In addition to proving or not proving their femininity, women in "non-feminine" sports also have to defend their sexuality. "The lesbian stereotype exerts pressure on athletes to demonstrate their femininity and heterosexuality, viewed as one in the same (Banet-Weiser, 414). Just because sports like basketball, bodybuilding, or boxing are culturally defined as masculine sports, women who are in these have to defend themselves against being "masculine" women. Pumping Iron II shows many different kinds of women participating in a body building competition. Some, like Rachel McLish, bring femininity right in you face. She is concerned with a muscular, yet feminine body (not too big), with her make- up, and pretty hair. She is clearly portrayed as heterosexual because of this femininity and her boyfriend is shown in the film. Another competitor, Bev Francis, is not portrayed as feminine at all. She is not concerned with make-up or hair and she wants to be the biggest that she can be. She is shown with her trainer, but it is left kind of unclear whether she is heterosexual or homosexual. According to Holmlund, her trainer was also her boyfriend (305). I was ashamed of myself for thinking that it was clear she was a lesbian just because of her appearance. Images of more muscular women like in Pumping Iron II or stronger women like in Girl Fight can be threatening to both men and women. The norm is for men to be more muscular and powerful and the woman to be weaker and beautiful. Some people may think that men who find big, muscular women like Bev attractive could be gay because she is masculine. On the other side women who find her attractive are considered lesbians and since she looks like a man she must also be the "butch" lesbian (Holmlund, 303). Men who are participants in non-traditional male sports can also be seen as homosexual. Men who are figure skaters or field hockey players are seen as weak and more feminine. These men also have to defend their sexuality just like the women who participate in non-traditional female sports.
There can also be benefits associated with an individual playing a non-traditional sport for their gender. They are much more noticed since they are only one of few of their gender in that sport. They can be especially noticed if they are exceptionally good at their sport. Diana in the movie Girl Fight probably has a chance to make it in boxing. She is one of the only women in boxing and she is good, she even beat a man. Boxing may be her ticket out of her lower class neighborhood. By being one of the only women in the sport she will get recognition and the fact that she is talented could give her other opportunities in life. She could also be offered a scholarship for school if she continued boxing. Other benefits besides upward mobility and scholarship are fame and the ability to be a role model for your gender. People who do non-traditional things usually become better known. A woman in boxing could become a role model for a young girl who is interested in boxing and never thought that women could participate in it. A man in figure skating could become a role model for a young boy who thought that people would think that he was gay if he skated.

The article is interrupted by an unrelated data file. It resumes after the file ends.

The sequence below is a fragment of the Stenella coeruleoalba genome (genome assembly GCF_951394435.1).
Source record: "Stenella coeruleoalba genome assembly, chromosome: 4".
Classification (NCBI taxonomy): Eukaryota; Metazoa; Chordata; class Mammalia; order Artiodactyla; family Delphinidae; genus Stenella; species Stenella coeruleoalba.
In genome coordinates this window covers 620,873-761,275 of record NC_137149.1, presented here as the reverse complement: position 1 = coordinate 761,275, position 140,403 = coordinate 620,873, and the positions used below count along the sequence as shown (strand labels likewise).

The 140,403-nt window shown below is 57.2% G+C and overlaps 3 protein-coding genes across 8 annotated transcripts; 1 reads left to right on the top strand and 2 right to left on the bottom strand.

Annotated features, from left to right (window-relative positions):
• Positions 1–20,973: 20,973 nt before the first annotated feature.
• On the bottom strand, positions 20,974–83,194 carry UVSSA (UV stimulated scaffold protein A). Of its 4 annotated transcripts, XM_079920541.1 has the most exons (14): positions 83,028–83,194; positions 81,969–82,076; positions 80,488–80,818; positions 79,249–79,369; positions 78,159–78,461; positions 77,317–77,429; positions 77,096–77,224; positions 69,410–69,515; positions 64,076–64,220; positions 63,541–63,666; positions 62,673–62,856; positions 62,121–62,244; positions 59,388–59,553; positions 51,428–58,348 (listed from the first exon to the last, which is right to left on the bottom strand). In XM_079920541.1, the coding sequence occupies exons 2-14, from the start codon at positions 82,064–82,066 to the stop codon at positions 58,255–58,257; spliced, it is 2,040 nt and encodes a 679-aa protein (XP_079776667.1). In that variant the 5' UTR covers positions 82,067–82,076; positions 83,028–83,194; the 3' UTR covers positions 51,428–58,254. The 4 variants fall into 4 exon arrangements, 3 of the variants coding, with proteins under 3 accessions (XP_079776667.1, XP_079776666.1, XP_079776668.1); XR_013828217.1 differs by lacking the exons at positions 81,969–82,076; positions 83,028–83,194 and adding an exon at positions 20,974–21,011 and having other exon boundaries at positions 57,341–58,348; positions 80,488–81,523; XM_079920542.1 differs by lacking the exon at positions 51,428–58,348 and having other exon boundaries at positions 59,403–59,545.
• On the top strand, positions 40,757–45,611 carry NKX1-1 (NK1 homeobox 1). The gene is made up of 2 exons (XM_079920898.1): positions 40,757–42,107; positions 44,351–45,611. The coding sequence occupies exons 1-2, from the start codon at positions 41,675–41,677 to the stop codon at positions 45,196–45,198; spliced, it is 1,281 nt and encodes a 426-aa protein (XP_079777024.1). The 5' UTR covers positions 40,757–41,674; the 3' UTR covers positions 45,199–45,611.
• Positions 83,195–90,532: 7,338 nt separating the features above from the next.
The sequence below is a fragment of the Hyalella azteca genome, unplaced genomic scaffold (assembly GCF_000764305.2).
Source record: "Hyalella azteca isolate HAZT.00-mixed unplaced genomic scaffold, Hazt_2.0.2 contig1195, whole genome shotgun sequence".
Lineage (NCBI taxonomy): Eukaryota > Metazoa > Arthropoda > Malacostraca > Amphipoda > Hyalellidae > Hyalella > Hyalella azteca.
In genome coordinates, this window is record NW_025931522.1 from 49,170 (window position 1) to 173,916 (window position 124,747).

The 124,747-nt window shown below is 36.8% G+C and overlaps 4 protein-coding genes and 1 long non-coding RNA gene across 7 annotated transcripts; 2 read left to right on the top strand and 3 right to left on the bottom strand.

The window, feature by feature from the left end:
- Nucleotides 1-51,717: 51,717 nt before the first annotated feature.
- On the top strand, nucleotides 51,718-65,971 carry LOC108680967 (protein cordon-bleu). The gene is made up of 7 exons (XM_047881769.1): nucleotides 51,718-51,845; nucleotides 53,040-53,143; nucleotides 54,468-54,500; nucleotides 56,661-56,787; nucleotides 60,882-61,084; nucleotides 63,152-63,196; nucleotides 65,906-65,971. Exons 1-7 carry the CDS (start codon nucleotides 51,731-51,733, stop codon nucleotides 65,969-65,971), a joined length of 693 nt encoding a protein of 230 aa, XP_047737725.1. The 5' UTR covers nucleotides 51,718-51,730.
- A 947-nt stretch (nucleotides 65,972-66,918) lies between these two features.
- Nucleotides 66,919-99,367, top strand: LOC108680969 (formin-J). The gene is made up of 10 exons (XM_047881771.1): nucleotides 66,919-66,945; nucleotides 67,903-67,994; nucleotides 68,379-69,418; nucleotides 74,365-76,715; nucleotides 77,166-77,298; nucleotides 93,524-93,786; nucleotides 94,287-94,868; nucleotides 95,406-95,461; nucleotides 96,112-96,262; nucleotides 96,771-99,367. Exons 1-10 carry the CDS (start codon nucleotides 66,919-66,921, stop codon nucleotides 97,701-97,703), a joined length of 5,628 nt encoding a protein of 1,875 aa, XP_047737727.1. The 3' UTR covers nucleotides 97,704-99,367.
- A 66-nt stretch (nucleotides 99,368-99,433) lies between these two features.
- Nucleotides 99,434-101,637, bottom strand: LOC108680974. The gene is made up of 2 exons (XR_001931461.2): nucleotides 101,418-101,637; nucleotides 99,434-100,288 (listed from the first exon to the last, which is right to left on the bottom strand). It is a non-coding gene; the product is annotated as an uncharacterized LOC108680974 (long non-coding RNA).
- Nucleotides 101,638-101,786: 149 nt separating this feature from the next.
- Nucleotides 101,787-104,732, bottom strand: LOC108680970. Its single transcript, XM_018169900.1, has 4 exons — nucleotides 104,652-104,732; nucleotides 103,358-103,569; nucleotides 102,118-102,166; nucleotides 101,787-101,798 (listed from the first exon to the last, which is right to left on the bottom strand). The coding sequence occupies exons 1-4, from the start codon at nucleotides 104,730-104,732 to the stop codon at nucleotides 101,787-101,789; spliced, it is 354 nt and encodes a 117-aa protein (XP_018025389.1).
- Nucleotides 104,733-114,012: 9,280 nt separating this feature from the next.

Although there are cultural and social costs associated with a person entering a sport that is not traditional for his or her gender, there are also some benefits. The question that only the athlete can answer is whether the benefits out weigh the costs enough to stick with it. I have hope that stereotypes in sports will become less observed. Sports have changed so much in the last century. Women were barely allowed to play certain sports like basketball at the turn of the last century and now we have professional woman's basketball. More changes are coming, slowly but surely they are coming. Just the fact that we are now questioning the costs and benefits of being in a sport that is not necessarily for your gender/sex is a step in the right direction.